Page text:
O Sordid Town of Bethlehem

Until recently, if you’d have asked me what I imagined the town of Bethlehem to have been like in Bible times, I would have described a pleasant hillside village on a cool evening surrounded by peace and quiet. I assumed the Christmas story takes place in a sort of wholesome US Midwest small farming town, where people are generally friendly and values matter.

Artwork by Carol Sheli Cantrell

It turns out that the Bible paints a startlingly different picture of Bethlehem. The place is first mentioned in Genesis as the location where patriarch Jacob’s beloved wife Rachel sadly dies in childbirth. After that, the next two stories with references to Bethlehem come in the book of Judges. These stories are filled with idolatry, injustice, rape, and murder that culminate in civil war. Then right on the heels of that comes the story of Ruth which begins with a famine in Bethlehem that makes a local family flee to a foreign country. We learn in 1 Samuel that the great king David is from Bethlehem. But we’re first introduced to him as the youngest son of Jesse who doesn’t even bother inviting the kid to the feast when the prophet Samuel asks to meet all of Jesse’s sons. In 2 Samuel, Bethlehem is under the control of the Israelite’s enemies, the Philistines, at that point in history.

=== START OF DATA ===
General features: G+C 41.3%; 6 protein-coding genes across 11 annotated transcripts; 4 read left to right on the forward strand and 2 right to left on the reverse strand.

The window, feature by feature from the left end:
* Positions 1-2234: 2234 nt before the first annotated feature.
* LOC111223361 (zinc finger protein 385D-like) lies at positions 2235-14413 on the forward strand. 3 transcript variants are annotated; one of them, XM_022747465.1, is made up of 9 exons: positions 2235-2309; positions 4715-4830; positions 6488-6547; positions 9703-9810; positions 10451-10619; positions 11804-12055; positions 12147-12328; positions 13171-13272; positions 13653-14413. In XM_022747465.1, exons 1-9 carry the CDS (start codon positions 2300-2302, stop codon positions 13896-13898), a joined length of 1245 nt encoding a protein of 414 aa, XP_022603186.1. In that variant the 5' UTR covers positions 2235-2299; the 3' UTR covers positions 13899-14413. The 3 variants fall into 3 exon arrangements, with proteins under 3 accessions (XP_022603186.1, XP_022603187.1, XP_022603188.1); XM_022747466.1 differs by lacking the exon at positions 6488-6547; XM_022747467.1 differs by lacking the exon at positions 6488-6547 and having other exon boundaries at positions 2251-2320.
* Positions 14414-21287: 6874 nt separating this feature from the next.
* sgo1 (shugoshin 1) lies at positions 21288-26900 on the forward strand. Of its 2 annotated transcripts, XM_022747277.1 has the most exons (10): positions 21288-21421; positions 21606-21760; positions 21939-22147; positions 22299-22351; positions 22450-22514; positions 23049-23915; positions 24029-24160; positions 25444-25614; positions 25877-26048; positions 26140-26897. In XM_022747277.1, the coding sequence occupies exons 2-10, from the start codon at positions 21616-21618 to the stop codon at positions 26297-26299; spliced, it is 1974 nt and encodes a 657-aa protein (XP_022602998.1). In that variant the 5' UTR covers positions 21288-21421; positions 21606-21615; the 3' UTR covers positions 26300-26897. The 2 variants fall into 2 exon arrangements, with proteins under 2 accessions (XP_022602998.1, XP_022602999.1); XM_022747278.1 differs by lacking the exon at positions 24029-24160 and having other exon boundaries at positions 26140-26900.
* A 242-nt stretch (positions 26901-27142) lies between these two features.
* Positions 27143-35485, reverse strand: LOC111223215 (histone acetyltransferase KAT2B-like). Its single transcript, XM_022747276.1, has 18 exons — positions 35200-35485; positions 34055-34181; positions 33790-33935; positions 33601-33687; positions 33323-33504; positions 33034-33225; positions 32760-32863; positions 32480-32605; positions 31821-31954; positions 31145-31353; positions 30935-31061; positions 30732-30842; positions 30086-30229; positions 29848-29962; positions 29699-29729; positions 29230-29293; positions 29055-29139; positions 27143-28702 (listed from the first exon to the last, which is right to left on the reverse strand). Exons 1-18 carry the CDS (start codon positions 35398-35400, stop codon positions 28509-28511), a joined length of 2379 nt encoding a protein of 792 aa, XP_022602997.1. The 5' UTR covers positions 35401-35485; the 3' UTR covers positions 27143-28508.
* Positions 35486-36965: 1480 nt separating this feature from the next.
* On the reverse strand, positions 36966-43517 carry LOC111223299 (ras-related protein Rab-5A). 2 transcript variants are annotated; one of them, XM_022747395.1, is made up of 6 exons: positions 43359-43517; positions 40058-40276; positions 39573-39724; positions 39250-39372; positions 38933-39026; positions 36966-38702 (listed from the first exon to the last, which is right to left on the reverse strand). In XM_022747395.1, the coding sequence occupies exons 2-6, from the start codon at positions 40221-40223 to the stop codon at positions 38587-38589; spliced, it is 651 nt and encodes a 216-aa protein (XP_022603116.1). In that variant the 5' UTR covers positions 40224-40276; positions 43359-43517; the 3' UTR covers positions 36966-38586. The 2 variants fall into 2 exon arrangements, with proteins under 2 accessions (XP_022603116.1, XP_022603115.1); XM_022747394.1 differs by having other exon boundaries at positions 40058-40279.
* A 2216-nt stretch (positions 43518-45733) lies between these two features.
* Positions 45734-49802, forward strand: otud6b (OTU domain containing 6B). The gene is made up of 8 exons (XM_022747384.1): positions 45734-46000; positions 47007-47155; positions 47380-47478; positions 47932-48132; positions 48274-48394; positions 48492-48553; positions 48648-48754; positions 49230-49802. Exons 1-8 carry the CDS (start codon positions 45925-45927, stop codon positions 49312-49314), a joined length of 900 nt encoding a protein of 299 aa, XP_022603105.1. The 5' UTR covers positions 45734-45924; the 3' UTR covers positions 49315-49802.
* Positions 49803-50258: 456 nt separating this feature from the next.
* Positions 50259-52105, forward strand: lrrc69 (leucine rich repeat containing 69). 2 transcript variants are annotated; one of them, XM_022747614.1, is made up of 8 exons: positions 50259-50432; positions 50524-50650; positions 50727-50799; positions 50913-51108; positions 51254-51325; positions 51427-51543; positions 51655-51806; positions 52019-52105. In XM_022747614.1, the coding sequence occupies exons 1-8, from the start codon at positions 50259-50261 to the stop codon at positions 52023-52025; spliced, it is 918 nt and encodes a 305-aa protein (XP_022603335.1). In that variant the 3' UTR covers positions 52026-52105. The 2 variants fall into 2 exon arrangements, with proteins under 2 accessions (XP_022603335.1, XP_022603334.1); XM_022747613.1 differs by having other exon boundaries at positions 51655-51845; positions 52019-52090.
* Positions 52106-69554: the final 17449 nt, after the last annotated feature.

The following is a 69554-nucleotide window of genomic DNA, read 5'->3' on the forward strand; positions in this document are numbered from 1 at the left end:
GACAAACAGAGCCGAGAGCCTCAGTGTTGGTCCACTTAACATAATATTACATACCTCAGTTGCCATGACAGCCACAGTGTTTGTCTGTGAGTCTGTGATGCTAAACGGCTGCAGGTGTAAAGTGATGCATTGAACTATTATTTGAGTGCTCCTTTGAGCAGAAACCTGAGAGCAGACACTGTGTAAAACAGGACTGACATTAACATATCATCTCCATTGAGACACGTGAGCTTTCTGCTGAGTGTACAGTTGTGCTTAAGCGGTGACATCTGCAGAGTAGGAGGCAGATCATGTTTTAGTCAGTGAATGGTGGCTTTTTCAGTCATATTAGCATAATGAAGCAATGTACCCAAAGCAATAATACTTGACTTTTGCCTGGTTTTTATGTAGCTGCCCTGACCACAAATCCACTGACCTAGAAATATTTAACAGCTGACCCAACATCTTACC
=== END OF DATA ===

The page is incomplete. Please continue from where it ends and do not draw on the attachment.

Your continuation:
We read about Bethlehem once more in the New Testament soon after Jesus’ birth in that town when King Herod goes on a murderous rampage in an effort to destroy “the one who has been born king of the Jews.” The despot kills all the children in Bethlehem 2-years-old and younger.

To summarize: Stories in the Bible connected with Bethlehem are filled with extreme sadness and sin.

Yet despite its sketchy history, God chooses Bethlehem as the birthplace for His Son! I see in God’s choice of Bethlehem a picture of God’s redemptive purposes – His tendency to rescue the most hopeless of situations.

I head into Christmas fully aware that I do not have the perfect family that people might be inclined to think we have based solely on the smiling faces on our Christmas photo card. Our home is not always a haven but sometimes a place filled with stress and short tempers. There always seem to be temptations vying for my attention and opportunities for me to mess up and hurt others.

Yet I need not despair: If God can bring something (Someone!) good out of Bethlehem (of all places, it turns out!), then God can use me and whatever mess I find myself in. The Good News is that God specializes in redeeming bad places, relationships, and situations.

Which, of course, is why Jesus came to Bethlehem in the first place.

These reflections appeared in last week’s Rock Valley Bee.
They are an adaptation of something I blogged for Christmas 2015.

One thought on “O Sordid Town of Bethlehem

  1. Carla Walhof says:

    Thank you for this eye-opening and thought-provoking viewpoint!!

    Like

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